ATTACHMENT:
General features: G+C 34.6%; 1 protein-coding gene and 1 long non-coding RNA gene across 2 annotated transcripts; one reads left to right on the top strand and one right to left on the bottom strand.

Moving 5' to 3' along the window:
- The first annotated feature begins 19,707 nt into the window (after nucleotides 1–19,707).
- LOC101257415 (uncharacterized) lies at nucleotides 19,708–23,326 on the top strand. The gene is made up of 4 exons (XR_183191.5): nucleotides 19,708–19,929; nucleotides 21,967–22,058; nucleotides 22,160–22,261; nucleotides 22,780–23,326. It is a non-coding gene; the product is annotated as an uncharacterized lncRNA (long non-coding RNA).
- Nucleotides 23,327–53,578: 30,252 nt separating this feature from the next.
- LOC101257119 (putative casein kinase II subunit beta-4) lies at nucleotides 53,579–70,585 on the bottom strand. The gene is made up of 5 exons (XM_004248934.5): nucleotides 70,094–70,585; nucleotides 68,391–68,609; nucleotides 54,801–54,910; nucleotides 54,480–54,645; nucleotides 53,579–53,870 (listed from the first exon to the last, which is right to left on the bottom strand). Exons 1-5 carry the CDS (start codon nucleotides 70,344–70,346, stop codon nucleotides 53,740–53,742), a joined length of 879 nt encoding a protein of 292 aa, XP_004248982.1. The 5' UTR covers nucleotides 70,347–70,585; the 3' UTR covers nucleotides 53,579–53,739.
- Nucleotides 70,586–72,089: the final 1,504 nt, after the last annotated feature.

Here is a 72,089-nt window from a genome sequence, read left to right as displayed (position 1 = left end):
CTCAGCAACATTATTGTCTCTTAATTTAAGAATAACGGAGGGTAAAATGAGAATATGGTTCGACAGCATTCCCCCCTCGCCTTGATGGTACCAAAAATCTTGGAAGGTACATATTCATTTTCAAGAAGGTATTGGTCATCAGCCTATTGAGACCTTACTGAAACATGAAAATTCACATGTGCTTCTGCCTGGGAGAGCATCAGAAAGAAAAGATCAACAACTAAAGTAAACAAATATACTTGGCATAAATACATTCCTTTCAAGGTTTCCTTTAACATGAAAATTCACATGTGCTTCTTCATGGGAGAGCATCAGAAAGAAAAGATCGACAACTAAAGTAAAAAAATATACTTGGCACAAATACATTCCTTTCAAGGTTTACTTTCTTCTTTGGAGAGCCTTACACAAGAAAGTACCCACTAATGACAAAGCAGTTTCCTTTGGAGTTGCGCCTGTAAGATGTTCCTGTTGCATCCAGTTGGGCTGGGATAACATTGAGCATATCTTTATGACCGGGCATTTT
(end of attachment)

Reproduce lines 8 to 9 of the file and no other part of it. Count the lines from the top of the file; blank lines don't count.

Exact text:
Here is a 72,089-nt window from a genome sequence, read left to right as displayed (position 1 = left end):
CTCAGCAACATTATTGTCTCTTAATTTAAGAATAACGGAGGGTAAAATGAGAATATGGTTCGACAGCATTCCCCCCTCGCCTTGATGGTACCAAAAATCTTGGAAGGTACATATTCATTTTCAAGAAGGTATTGGTCATCAGCCTATTGAGACCTTACTGAAACATGAAAATTCACATGTGCTTCTGCCTGGGAGAGCATCAGAAAGAAAAGATCAACAACTAAAGTAAACAAATATACTTGGCATAAATACATTCCTTTCAAGGTTTCCTTTAACATGAAAATTCACATGTGCTTCTTCATGGGAGAGCATCAGAAAGAAAAGATCGACAACTAAAGTAAAAAAATATACTTGGCACAAATACATTCCTTTCAAGGTTTACTTTCTTCTTTGGAGAGCCTTACACAAGAAAGTACCCACTAATGACAAAGCAGTTTCCTTTGGAGTTGCGCCTGTAAGATGTTCCTGTTGCATCCAGTTGGGCTGGGATAACATTGAGCATATCTTTATGACCGGGCATTTT